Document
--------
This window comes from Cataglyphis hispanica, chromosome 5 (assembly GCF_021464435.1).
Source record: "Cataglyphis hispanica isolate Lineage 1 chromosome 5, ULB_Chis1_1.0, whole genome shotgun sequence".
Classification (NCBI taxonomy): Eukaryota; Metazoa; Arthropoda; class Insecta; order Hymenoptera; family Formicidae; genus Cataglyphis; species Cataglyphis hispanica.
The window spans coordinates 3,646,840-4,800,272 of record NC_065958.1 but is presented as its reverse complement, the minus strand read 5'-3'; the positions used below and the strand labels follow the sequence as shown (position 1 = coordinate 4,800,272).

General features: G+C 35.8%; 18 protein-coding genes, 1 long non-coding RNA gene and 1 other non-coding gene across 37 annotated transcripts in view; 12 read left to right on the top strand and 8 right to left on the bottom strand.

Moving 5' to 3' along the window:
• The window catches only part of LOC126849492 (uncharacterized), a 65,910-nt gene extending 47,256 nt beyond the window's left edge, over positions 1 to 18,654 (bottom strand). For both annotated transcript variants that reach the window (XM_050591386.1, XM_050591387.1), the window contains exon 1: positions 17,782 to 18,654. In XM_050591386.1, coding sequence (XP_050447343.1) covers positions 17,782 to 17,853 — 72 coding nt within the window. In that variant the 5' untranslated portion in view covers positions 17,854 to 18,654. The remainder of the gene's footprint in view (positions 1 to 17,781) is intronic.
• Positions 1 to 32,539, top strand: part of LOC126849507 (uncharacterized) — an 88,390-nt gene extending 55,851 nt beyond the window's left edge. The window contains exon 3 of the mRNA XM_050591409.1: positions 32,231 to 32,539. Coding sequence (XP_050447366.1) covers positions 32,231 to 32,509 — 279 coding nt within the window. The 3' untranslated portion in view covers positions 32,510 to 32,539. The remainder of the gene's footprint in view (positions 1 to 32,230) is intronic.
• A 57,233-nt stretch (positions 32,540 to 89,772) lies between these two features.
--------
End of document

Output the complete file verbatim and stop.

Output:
This window comes from Cataglyphis hispanica, chromosome 5 (assembly GCF_021464435.1).
Source record: "Cataglyphis hispanica isolate Lineage 1 chromosome 5, ULB_Chis1_1.0, whole genome shotgun sequence".
Classification (NCBI taxonomy): Eukaryota; Metazoa; Arthropoda; class Insecta; order Hymenoptera; family Formicidae; genus Cataglyphis; species Cataglyphis hispanica.
The window spans coordinates 3,646,840-4,800,272 of record NC_065958.1 but is presented as its reverse complement, the minus strand read 5'-3'; the positions used below and the strand labels follow the sequence as shown (position 1 = coordinate 4,800,272).

General features: G+C 35.8%; 18 protein-coding genes, 1 long non-coding RNA gene and 1 other non-coding gene across 37 annotated transcripts in view; 12 read left to right on the top strand and 8 right to left on the bottom strand.

Moving 5' to 3' along the window:
• The window catches only part of LOC126849492 (uncharacterized), a 65,910-nt gene extending 47,256 nt beyond the window's left edge, over positions 1 to 18,654 (bottom strand). For both annotated transcript variants that reach the window (XM_050591386.1, XM_050591387.1), the window contains exon 1: positions 17,782 to 18,654. In XM_050591386.1, coding sequence (XP_050447343.1) covers positions 17,782 to 17,853 — 72 coding nt within the window. In that variant the 5' untranslated portion in view covers positions 17,854 to 18,654. The remainder of the gene's footprint in view (positions 1 to 17,781) is intronic.
• Positions 1 to 32,539, top strand: part of LOC126849507 (uncharacterized) — an 88,390-nt gene extending 55,851 nt beyond the window's left edge. The window contains exon 3 of the mRNA XM_050591409.1: positions 32,231 to 32,539. Coding sequence (XP_050447366.1) covers positions 32,231 to 32,509 — 279 coding nt within the window. The 3' untranslated portion in view covers positions 32,510 to 32,539. The remainder of the gene's footprint in view (positions 1 to 32,230) is intronic.
• A 57,233-nt stretch (positions 32,540 to 89,772) lies between these two features.